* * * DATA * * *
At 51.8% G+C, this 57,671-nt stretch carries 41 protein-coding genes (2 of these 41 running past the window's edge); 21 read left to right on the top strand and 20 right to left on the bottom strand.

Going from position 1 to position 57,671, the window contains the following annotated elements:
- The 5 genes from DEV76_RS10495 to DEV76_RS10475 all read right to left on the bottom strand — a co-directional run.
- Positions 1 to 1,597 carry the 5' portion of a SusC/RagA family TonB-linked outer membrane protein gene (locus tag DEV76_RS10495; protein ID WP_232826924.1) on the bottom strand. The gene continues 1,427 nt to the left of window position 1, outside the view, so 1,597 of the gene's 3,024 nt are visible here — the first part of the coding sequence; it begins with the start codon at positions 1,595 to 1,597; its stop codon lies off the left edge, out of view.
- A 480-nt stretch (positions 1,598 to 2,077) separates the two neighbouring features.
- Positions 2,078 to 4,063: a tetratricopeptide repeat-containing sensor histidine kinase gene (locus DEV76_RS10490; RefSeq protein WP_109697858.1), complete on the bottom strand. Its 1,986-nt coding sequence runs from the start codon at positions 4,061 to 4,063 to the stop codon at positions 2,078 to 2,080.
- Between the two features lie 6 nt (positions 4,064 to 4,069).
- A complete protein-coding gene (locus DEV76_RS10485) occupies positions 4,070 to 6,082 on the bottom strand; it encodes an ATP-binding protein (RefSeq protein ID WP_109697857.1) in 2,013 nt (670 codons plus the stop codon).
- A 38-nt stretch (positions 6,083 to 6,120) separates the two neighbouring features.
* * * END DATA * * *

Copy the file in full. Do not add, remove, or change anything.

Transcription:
At 51.8% G+C, this 57,671-nt stretch carries 41 protein-coding genes (2 of these 41 running past the window's edge); 21 read left to right on the top strand and 20 right to left on the bottom strand.

Going from position 1 to position 57,671, the window contains the following annotated elements:
- The 5 genes from DEV76_RS10495 to DEV76_RS10475 all read right to left on the bottom strand — a co-directional run.
- Positions 1 to 1,597 carry the 5' portion of a SusC/RagA family TonB-linked outer membrane protein gene (locus tag DEV76_RS10495; protein ID WP_232826924.1) on the bottom strand. The gene continues 1,427 nt to the left of window position 1, outside the view, so 1,597 of the gene's 3,024 nt are visible here — the first part of the coding sequence; it begins with the start codon at positions 1,595 to 1,597; its stop codon lies off the left edge, out of view.
- A 480-nt stretch (positions 1,598 to 2,077) separates the two neighbouring features.
- Positions 2,078 to 4,063: a tetratricopeptide repeat-containing sensor histidine kinase gene (locus DEV76_RS10490; RefSeq protein WP_109697858.1), complete on the bottom strand. Its 1,986-nt coding sequence runs from the start codon at positions 4,061 to 4,063 to the stop codon at positions 2,078 to 2,080.
- Between the two features lie 6 nt (positions 4,064 to 4,069).
- A complete protein-coding gene (locus DEV76_RS10485) occupies positions 4,070 to 6,082 on the bottom strand; it encodes an ATP-binding protein (RefSeq protein ID WP_109697857.1) in 2,013 nt (670 codons plus the stop codon).
- A 38-nt stretch (positions 6,083 to 6,120) separates the two neighbouring features.